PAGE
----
It’s essentially recording another year of losses

Losses at Quintessentially, the high-end concierge company co-founded by the Queen’s nephew, widened to £2.7m in the latest financial year.

The group, co-founded by Sir Ben Elliot, a former Conservative Party co-chairman and Queen Camilla’s nephew, posted a pre-tax loss of £2.7m for the year to 30 April 2023, widening from the loss. of £1.5 million in the previous year.

In its filing to Companies House, it essentially warned that if business returns are “significantly lower than anticipated” the group may be required to seek external funding which “may not be available and therefore creates significant uncertainty which it can ultimately challenge the group and companies. “ability to continue in continuous operation”.

Characteristically, founded in 2000, it offers a lifestyle supporting wealthy members and major corporations with services including private jets and personal appearances by pop stars.

Turnover at Quintessentially (UK) Limited fell to £26.3m in the year to the end of April 2023, from £27.4m in 2022. The group said the drop was due to “extraordinary income” in its agency business in Saudi Arabia in in 2022.

The group’s net short-term liabilities rose to £27.5m, up from £24.3m in 2022. Essentially, it said it was unable to declare a dividend “due to accumulated losses”.

Its private membership grew by 9 percent during the 2023 financial year as more high net worth individuals signed up for its services. The group, which has offices in 35 cities worldwide, said its private events and weddings team had grown due to a “significant increase in demand”.

It reported an increase in gross profit from £15.9m to £16.6m, supported by an increase in gross margins from 58 per cent to 63 per cent. The company also said it had renewed its credit facilities from its largest shareholder, World Fuel Services Europe. The group borrowed £12.5 million from the company and is due to repay the loans on July 31 this year.

The group said it received £122,000 in government grants in the last two financial years, £49,000 in the year to 30 April 2023 and £73,000 in the previous year.

The quintessential 2023 accounts, which were delayed by more than three months, were audited by London-based accountancy firm Sopher & Co. BDO previously audited the company between 2019 and 2023, but only signed off on two sets of published accounts in that time.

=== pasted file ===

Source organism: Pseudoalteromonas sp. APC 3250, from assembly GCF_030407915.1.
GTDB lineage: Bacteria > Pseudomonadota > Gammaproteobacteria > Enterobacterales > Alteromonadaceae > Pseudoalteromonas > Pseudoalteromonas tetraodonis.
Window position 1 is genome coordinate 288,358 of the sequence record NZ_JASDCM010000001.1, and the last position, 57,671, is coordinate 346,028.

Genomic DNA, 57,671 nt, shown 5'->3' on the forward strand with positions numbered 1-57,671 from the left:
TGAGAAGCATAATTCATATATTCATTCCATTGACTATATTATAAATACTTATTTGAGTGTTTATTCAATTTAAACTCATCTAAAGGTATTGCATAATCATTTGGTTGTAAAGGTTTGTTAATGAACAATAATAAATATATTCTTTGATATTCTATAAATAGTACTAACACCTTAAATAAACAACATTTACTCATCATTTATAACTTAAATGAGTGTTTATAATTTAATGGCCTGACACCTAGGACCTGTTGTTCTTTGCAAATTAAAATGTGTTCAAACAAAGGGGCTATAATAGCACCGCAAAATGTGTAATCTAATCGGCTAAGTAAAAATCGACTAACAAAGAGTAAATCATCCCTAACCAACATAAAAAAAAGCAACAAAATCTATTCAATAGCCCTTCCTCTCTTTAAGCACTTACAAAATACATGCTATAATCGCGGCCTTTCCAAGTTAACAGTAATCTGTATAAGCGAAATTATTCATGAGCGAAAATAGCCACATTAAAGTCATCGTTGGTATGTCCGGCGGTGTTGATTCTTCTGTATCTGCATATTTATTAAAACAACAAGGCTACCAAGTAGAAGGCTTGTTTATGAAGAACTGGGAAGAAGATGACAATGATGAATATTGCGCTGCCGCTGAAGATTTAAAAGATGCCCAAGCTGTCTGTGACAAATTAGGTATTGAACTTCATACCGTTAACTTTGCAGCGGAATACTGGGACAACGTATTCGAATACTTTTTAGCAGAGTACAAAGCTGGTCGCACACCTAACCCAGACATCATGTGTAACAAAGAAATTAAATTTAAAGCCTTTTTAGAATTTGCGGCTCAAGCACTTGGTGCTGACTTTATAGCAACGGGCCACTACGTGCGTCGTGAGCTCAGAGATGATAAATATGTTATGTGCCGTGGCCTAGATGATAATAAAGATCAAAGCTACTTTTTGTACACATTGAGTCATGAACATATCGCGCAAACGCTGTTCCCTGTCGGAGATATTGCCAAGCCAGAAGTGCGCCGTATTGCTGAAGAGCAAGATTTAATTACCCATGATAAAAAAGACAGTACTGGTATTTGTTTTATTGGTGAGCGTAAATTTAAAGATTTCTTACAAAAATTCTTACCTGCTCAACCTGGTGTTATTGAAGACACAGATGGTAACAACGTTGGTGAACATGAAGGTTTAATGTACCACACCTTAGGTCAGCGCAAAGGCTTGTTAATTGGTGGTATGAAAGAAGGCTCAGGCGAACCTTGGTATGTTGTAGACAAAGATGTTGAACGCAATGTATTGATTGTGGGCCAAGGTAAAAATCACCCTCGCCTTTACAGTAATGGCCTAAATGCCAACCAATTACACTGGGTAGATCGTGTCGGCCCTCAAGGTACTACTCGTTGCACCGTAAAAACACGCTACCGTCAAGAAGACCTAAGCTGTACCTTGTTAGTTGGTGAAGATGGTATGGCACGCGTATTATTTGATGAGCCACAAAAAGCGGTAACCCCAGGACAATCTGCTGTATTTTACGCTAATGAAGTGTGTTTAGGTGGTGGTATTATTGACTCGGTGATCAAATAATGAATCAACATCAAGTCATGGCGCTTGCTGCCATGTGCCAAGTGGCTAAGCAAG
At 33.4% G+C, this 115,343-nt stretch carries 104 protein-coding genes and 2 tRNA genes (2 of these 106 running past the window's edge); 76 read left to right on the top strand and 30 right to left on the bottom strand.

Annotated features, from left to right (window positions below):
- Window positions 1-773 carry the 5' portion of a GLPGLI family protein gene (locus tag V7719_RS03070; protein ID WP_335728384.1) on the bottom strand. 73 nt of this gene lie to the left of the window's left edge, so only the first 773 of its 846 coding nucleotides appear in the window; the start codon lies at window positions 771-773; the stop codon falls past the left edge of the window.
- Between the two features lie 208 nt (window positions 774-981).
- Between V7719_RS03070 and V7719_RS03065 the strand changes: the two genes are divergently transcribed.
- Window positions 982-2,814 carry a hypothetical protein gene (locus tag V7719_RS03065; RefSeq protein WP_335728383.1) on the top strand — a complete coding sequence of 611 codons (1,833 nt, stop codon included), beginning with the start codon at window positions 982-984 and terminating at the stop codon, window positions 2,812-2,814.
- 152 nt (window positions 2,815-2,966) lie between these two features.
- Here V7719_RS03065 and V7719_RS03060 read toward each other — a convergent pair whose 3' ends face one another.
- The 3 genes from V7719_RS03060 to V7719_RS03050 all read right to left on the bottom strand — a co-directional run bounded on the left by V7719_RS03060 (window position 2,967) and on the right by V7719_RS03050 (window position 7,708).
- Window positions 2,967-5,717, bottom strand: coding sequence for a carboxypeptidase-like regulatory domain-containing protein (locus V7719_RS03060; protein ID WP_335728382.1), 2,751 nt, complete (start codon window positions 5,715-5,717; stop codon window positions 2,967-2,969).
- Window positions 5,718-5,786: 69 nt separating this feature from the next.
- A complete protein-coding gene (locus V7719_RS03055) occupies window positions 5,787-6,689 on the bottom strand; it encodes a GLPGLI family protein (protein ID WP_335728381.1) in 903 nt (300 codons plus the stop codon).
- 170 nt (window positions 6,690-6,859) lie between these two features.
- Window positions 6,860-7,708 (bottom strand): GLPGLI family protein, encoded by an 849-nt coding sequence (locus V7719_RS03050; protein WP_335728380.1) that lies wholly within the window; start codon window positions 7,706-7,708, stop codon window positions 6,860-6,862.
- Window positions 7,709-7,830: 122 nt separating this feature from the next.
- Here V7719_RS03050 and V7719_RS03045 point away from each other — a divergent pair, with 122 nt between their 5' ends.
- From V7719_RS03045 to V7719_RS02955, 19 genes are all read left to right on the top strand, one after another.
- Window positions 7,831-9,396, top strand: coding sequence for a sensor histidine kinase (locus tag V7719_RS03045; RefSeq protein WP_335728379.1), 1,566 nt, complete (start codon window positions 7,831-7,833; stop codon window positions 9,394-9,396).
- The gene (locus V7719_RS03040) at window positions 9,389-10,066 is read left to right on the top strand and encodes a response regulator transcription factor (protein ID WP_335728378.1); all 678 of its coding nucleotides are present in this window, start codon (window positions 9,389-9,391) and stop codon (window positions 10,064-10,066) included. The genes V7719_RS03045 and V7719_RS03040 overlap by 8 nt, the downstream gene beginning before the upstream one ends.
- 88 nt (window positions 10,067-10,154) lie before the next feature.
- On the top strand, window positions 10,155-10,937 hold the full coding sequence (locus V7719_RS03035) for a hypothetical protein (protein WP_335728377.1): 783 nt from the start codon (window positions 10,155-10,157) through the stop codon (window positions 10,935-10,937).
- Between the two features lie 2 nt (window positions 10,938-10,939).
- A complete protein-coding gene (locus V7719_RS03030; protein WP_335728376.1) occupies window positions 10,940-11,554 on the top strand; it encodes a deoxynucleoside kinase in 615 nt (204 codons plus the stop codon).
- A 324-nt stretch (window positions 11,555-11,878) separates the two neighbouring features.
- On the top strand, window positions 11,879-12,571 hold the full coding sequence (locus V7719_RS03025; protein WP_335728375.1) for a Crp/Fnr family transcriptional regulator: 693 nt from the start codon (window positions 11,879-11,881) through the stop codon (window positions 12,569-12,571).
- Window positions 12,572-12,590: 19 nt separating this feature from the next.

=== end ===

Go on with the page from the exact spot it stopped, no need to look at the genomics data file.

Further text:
In its 2019 accounts, which were filed 18 months late, Quintessentially admitted making £7m in accounting errors and wrongly paying out £1.4m in dividends when the company could not afford to.

Elliot was knighted in June last year as part of Boris Johnson's resignation honors when he stepped down as prime minister.

Elliot was knighted in June last year as part of Boris Johnson’s resignation honors when he stepped down as prime minister.

DAVE BENNETT/GETTY IMAGES FOR DIN TAI FUNG

Its delayed accounts for the year to 30 April 2020 were not signed off until September 2022. In that submission, Elliot wrote that the restructuring, which saw 30 companies consolidated into Quintessentially UK, combined with the demands of the pandemic, had resulted in “extraordinary delays” to its Financial statements. In 2021, it commissioned Deloitte to explore a possible sale of the company.

In 2016, the company reportedly paid £1.4m to the Department for International Trade to make a pitch to “attract the right high-net-worth individual investors to the UK”.

Elliot was appointed co-chairman of the Conservative Party in 2019 and resigned in 2022. He was allegedly involved in the “access capitalism scandal” and accused of using his royalty connections to raise money for the Conservatives. He was knighted in June 2023 as part of Boris Johnson’s resignation honours.

Essentially and Elliot have been contacted for comment.